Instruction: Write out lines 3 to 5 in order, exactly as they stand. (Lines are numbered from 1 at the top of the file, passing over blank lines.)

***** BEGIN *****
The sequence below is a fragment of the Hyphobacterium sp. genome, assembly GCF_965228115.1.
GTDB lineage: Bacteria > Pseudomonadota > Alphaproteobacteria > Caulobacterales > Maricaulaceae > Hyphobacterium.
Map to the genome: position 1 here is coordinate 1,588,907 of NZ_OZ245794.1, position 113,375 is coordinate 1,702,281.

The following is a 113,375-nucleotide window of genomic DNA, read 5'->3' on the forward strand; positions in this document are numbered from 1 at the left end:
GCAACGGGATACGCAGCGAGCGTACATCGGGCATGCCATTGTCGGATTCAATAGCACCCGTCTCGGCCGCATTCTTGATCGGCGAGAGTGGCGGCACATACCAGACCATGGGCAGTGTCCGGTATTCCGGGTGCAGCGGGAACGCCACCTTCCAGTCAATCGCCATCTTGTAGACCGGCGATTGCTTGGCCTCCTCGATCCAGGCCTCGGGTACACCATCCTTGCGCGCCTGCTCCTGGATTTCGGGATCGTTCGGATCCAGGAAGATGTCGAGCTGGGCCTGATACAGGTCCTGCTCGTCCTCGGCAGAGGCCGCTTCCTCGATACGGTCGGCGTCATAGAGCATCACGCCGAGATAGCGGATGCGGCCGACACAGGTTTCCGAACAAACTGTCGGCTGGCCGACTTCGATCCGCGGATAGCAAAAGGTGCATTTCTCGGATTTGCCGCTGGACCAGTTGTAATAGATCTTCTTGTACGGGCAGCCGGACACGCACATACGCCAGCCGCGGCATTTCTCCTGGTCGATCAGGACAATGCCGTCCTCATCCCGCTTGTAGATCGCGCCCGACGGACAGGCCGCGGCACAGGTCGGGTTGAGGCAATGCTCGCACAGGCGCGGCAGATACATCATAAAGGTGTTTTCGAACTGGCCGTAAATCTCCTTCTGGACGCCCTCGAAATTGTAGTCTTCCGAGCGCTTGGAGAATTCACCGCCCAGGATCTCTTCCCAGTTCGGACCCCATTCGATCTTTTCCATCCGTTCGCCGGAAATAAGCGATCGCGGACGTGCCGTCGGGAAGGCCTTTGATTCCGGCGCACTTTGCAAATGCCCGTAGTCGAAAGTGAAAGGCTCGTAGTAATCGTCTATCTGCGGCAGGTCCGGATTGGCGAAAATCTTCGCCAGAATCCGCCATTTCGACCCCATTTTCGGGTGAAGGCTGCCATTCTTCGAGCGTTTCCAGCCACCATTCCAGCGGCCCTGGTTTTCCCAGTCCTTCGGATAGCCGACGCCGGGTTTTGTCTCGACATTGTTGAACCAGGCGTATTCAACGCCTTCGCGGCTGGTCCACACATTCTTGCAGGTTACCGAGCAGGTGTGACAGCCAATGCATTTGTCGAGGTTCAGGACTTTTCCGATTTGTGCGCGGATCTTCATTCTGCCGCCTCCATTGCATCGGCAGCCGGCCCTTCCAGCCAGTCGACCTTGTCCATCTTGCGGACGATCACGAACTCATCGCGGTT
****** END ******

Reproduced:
Map to the genome: position 1 here is coordinate 1,588,907 of NZ_OZ245794.1, position 113,375 is coordinate 1,702,281.

The following is a 113,375-nucleotide window of genomic DNA, read 5'->3' on the forward strand; positions in this document are numbered from 1 at the left end:
GCAACGGGATACGCAGCGAGCGTACATCGGGCATGCCATTGTCGGATTCAATAGCACCCGTCTCGGCCGCATTCTTGATCGGCGAGAGTGGCGGCACATACCAGACCATGGGCAGTGTCCGGTATTCCGGGTGCAGCGGGAACGCCACCTTCCAGTCAATCGCCATCTTGTAGACCGGCGATTGCTTGGCCTCCTCGATCCAGGCCTCGGGTACACCATCCTTGCGCGCCTGCTCCTGGATTTCGGGATCGTTCGGATCCAGGAAGATGTCGAGCTGGGCCTGATACAGGTCCTGCTCGTCCTCGGCAGAGGCCGCTTCCTCGATACGGTCGGCGTCATAGAGCATCACGCCGAGATAGCGGATGCGGCCGACACAGGTTTCCGAACAAACTGTCGGCTGGCCGACTTCGATCCGCGGATAGCAAAAGGTGCATTTCTCGGATTTGCCGCTGGACCAGTTGTAATAGATCTTCTTGTACGGGCAGCCGGACACGCACATACGCCAGCCGCGGCATTTCTCCTGGTCGATCAGGACAATGCCGTCCTCATCCCGCTTGTAGATCGCGCCCGACGGACAGGCCGCGGCACAGGTCGGGTTGAGGCAATGCTCGCACAGGCGCGGCAGATACATCATAAAGGTGTTTTCGAACTGGCCGTAAATCTCCTTCTGGACGCCCTCGAAATTGTAGTCTTCCGAGCGCTTGGAGAATTCACCGCCCAGGATCTCTTCCCAGTTCGGACCCCATTCGATCTTTTCCATCCGTTCGCCGGAAATAAGCGATCGCGGACGTGCCGTCGGGAAGGCCTTTGATTCCGGCGCACTTTGCAAATGCCCGTAGTCGAAAGTGAAAGGCTCGTAGTAATCGTCTATCTGCGGCAGGTCCGGATTGGCGAAAATCTTCGCCAGAATCCGCCATTTCGACCCCATTTTCGGGTGAAGGCTGCCATTCTTCGAGCGTTTCCAGCCACCATTCCAGCGGCCCTGGTTTTCCCAGTCCTTCGGATAGCCGACGCCGGGTTTTGTCTCGACATTGTTGAACCAGGCGTATTCAACGCCTTCGCGGCTGGTCCACACATTCTTGCAGGTTACCGAGCAGGTGTGACAGCCAATGCATTTGTCGAGGTTCAGGACTTTTCCGATTTGTGCGCGGATCTTCATTCTGCCGCCTCCATTGCATCGGCAGCCGGCCCTTCCAGCCAGTCGACCTTGTCCATCTTGCGGACGATCACGAACTCATCGCGGTT